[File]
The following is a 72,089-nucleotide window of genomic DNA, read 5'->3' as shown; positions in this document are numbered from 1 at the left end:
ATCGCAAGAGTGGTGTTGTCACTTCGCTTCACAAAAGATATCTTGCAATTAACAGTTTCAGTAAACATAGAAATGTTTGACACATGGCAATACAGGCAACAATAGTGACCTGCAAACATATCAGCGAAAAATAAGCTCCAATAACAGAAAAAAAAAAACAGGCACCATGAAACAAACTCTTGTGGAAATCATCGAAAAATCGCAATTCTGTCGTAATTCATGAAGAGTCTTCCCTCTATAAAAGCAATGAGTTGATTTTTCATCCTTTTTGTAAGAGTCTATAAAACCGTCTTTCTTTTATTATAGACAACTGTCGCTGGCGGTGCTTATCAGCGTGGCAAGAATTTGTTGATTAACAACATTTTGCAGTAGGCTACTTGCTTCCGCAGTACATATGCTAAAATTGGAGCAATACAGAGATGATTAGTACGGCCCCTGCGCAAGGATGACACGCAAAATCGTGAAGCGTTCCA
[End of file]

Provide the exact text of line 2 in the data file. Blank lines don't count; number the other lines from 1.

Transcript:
ATCGCAAGAGTGGTGTTGTCACTTCGCTTCACAAAAGATATCTTGCAATTAACAGTTTCAGTAAACATAGAAATGTTTGACACATGGCAATACAGGCAACAATAGTGACCTGCAAACATATCAGCGAAAAATAAGCTCCAATAACAGAAAAAAAAAAACAGGCACCATGAAACAAACTCTTGTGGAAATCATCGAAAAATCGCAATTCTGTCGTAATTCATGAAGAGTCTTCCCTCTATAAAAGCAATGAGTTGATTTTTCATCCTTTTTGTAAGAGTCTATAAAACCGTCTTTCTTTTATTATAGACAACTGTCGCTGGCGGTGCTTATCAGCGTGGCAAGAATTTGTTGATTAACAACATTTTGCAGTAGGCTACTTGCTTCCGCAGTACATATGCTAAAATTGGAGCAATACAGAGATGATTAGTACGGCCCCTGCGCAAGGATGACACGCAAAATCGTGAAGCGTTCCA